I present to you, Volume 3 in our series on knowing how to strike the right note in witnessing to your friends, to leading a warm and welcoming Bible study, or to help inspire and energize the walks of people around you… and how to avoid being that person that rubs everyone the wrong way.
Sincerity and earnestness don’t get it done. I see a lot of ministries try to move things forward by cranking up the sincerity and earnestness up to 12. You know, it’s the worship leader who starts the prayer time off with “MMMmmm Lord we just want to come before you. MMM, and we just want to praise you mmmMMM.” Sure there’s nothing wrong with all that, but make no mistake, it isn’t helping.
Imagine you go to the doctor and he says, “I just want to heal you today. MMMmmm. I just want to get this diagnosis right.” You know what, I hope you get it right enough for both of us, meanwhile, you just focus on getting the healing done. If you can’t get that done, it really doesn’t matter how sincere you are. It’s not like your sincerity is going to make anything better.
Study the people, then study the Bible. Most of the pastors I work with can literally spend days studying the Bible to prepare for a Sunday sermon. Then they’ll preach without ever speaking to a single human being about that same topic (ya know, humans, like the ones you’re writing this sermon for). You have to understand what’s wrong with us, before you can help lead us out.
Study us. Ask us what we’re dealing with. Listen. Then tell us how all this Bible stuff applies, and helps us out of this pit we’re stuck in.
Teach doctrine, don’t preach it. We need to know good doctrine, and we need to be reminded of it even after we know it. But make no mistake, it don’t preach. A sermon is about exhorting, encouraging, challenging, convicting, uplifting, revealing, you name it.
Dry points of theology and random Bible facts are what you call a lecture, not a sermon. This isn’t an academic exercise. We’re here to be discipled. Sure, you can, and should, teach doctrine within a good sermon, but you can’t make a sermon out of just that. You can put almonds in my Hershey’s bar, but you can’t give me a handful of almonds and call it a chocolate bar.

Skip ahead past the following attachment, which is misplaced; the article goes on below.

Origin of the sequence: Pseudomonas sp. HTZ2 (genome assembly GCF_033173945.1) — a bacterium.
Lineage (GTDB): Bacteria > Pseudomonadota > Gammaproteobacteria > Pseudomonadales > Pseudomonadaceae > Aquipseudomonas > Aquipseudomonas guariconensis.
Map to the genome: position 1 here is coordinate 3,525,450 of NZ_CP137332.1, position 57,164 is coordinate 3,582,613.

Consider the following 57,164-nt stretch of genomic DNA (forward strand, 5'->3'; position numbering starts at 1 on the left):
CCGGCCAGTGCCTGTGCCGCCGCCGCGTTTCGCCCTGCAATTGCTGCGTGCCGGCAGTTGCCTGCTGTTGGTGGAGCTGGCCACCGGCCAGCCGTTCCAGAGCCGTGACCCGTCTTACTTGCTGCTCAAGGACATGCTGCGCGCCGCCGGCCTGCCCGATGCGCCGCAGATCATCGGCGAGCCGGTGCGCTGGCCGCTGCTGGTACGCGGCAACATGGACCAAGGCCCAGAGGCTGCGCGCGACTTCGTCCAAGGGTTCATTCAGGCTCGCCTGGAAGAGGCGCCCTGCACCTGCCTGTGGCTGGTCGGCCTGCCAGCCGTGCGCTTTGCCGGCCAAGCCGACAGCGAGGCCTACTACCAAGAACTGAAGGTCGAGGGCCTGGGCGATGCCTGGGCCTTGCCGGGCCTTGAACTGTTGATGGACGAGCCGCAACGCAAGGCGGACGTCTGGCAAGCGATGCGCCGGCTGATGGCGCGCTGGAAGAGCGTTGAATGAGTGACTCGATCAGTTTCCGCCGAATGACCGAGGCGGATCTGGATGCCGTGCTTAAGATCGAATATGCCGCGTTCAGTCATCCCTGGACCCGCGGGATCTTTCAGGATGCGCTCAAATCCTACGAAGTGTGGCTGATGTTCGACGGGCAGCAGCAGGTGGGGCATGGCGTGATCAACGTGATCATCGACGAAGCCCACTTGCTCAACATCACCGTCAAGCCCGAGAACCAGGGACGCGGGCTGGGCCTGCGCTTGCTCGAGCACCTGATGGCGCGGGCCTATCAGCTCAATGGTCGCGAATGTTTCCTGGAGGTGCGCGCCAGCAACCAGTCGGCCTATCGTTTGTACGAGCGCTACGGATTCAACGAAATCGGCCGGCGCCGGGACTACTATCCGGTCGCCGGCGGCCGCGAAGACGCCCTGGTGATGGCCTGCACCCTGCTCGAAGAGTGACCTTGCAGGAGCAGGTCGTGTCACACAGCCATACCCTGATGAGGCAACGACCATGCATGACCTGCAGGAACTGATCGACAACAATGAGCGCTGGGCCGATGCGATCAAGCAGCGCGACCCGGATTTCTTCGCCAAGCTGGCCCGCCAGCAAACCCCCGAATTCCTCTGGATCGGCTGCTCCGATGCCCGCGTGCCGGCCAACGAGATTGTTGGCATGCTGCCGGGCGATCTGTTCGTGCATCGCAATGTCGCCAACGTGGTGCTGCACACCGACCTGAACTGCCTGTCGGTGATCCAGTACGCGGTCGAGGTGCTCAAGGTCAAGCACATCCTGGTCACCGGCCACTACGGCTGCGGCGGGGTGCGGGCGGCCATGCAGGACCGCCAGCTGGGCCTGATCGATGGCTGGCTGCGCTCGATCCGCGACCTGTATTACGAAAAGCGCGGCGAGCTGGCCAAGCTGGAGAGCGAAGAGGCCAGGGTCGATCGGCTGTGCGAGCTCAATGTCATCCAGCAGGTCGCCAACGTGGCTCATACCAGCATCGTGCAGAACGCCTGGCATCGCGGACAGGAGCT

Preach freedom. Jesus says, in Luke 4:18, “God has sent me to proclaim freedom for the prisoners”. 2 Corinthians 3:17 says, “Where the Spirit of the Lord is, there is freedom.” 1 Peter 2:16 says “Live as free people”. Galatians 5:1 says (as if rubbing it in), “It is for freedom that Christ has set us free.”
If I feel further weighed down by fear, shame, or guilt, as a result of what you tell me, then you have utterly failed to set me free. If you don’t know the words that will set me free, keep silent. Your goal is for me to throw off everything that hinders me, and the sin that so easily entangles me, and get me running, with perseverance, this race marked out for me (Hebrews 12:1).
Get-to, not have-to. Everything about this Christian life is a joy and a privilege. If you turn it into an obligation, suddenly I’m looking for a way to avoid it. I don’t have to read my Bible, I get to read the very words of God and know His heart. I don’t have to attend church, I get to be with my true family, the people who understand me and don’t judge me. All those have-to’s can be expressed as get-to’s, it just takes some time, and maybe a healthy focus on what this Christian life is actually like.